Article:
Release date: April 8, 2011
Director: Joe Wright
Story by: Seth Lochhead
Screenplay by: Seth Lochhead, David Farr
Cast: Saoirse Ronan, Eric Bana, Cate Blanchett, Tom Hollander, Olivia Williams, Jason Flemyng
First of all, did you miss my interview with Seth Lochhead?
Hanna follows a 16-year-old girl (Ronan) who has been trained by an ex-CIA agent named Erik (Bana) to be the perfect assassin. For almost her whole life, she’s been secluded from all that we know of society, meaning that she’s never had other human contact other than her father.
Until she flips that switch, and Marissa (Blanchett) comes looking for her.
I have to admit that I didn’t love the film as much as I thought I would. Don’t get me wrong, I was really into the movie, and Saoirse’s performance blew me away — especially her fighting sequences. There was a lot of exciting action sequences with some thrilling “is she going to get found out?” moments. However, it is some of those moments, when you go “wha?” and “how?” — I had no problems with Hanna travelling miles across frontiers without an ID, I had no issues with Hanna being able to search online when she was scared of the electric water-boiler and the TV.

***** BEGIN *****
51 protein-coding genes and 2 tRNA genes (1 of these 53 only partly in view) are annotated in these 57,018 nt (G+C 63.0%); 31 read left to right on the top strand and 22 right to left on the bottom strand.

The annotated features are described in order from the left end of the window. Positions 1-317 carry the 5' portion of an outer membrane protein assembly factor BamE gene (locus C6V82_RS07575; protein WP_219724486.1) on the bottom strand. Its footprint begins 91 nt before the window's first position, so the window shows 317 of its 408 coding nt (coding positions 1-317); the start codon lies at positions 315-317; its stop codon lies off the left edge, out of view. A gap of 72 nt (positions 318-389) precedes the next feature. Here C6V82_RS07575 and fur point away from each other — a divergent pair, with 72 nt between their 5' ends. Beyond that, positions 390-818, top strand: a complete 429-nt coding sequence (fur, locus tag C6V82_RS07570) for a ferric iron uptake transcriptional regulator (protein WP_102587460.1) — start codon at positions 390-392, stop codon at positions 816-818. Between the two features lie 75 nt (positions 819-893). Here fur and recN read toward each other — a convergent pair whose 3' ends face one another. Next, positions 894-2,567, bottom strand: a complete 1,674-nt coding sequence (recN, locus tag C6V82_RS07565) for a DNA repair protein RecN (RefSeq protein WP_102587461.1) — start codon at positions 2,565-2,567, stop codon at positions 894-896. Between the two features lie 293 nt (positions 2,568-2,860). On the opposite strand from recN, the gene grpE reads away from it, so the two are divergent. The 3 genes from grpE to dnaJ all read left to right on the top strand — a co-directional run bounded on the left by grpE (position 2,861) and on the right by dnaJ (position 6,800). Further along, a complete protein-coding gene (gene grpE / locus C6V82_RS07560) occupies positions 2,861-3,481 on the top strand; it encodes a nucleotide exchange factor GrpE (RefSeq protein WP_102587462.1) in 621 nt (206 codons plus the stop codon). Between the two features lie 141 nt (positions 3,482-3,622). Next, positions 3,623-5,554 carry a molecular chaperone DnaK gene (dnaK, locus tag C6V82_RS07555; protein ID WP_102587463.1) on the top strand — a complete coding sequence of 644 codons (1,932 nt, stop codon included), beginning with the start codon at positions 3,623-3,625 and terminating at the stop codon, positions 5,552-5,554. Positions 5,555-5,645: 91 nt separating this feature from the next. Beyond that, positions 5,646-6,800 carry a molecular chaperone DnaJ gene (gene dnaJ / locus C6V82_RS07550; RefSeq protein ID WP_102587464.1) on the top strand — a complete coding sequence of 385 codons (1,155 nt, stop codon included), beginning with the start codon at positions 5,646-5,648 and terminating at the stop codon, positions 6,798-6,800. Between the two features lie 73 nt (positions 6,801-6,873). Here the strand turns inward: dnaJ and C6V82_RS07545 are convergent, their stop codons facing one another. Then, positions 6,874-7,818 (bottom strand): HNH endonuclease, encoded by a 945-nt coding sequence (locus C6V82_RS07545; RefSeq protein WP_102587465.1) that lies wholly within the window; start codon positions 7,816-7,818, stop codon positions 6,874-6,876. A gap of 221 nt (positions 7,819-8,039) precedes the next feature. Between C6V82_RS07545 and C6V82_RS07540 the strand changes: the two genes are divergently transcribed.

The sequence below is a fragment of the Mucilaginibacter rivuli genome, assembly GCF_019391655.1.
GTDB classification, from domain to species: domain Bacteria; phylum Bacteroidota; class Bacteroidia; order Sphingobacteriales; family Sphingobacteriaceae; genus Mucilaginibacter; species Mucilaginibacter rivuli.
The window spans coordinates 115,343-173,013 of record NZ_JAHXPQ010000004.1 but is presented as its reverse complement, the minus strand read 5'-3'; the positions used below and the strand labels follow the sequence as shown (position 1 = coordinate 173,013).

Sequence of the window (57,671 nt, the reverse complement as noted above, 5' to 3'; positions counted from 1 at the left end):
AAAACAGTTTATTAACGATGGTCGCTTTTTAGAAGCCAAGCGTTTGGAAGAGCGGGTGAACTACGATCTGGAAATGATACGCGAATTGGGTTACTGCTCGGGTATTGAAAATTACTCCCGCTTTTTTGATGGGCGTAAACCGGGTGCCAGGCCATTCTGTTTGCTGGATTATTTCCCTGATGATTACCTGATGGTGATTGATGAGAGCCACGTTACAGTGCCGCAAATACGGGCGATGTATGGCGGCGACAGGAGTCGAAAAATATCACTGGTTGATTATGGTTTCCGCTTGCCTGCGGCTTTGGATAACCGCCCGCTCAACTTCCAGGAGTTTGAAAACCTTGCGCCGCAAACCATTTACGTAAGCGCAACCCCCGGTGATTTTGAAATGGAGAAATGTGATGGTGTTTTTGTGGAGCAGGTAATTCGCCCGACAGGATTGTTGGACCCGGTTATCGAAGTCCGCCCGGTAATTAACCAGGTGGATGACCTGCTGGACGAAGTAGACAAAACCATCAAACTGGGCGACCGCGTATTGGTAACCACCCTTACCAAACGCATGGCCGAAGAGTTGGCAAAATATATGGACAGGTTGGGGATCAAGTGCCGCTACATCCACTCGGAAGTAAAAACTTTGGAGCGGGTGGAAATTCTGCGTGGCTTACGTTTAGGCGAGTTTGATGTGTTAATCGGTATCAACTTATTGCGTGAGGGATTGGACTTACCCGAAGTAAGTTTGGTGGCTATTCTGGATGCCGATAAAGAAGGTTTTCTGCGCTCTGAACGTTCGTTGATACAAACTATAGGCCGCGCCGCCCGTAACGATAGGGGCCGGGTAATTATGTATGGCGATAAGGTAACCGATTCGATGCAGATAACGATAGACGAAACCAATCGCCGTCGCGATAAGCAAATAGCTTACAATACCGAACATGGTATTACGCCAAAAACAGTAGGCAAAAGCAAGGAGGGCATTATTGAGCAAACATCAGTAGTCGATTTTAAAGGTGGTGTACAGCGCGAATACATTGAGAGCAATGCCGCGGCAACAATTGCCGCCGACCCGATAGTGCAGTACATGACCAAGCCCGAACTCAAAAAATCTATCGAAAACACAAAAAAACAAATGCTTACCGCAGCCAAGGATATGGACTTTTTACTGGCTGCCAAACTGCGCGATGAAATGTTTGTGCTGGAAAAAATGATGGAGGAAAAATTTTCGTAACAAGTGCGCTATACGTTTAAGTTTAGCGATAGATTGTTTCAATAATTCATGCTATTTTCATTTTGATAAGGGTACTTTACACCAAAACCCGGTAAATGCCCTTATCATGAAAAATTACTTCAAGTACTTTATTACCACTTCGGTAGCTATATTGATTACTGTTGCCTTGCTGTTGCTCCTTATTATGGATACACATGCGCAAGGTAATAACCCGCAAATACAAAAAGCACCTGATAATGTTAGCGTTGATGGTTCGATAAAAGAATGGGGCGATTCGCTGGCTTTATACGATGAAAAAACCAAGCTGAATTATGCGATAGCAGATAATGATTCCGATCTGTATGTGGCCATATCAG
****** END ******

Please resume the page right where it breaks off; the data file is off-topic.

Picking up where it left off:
My problem was more on the line of “how is she getting away?” But as soon as that happened, she would kick some more butt, and my brain was back into the film.
When talking to Seth, and the coming of age fairy tale theme came up, I really didn’t know what to expect from it in the film. I saw an interesting and complicated relationship with Erik, as well as a deep wanting to find a mother figure. Hanna was about a girl looking for her mother — to me — so I really wished there had been one or two more scenes with Rachel (Williams). It’s in Hanna’s interaction with the family, which she finds through Sophie (Jessica Barden), that I find that coming of age film.
I think that’s why I didn’t enjoy it as much, because I needed more scenes with those interactions. Plus, I wanted to see more of Olivia Williams. LOL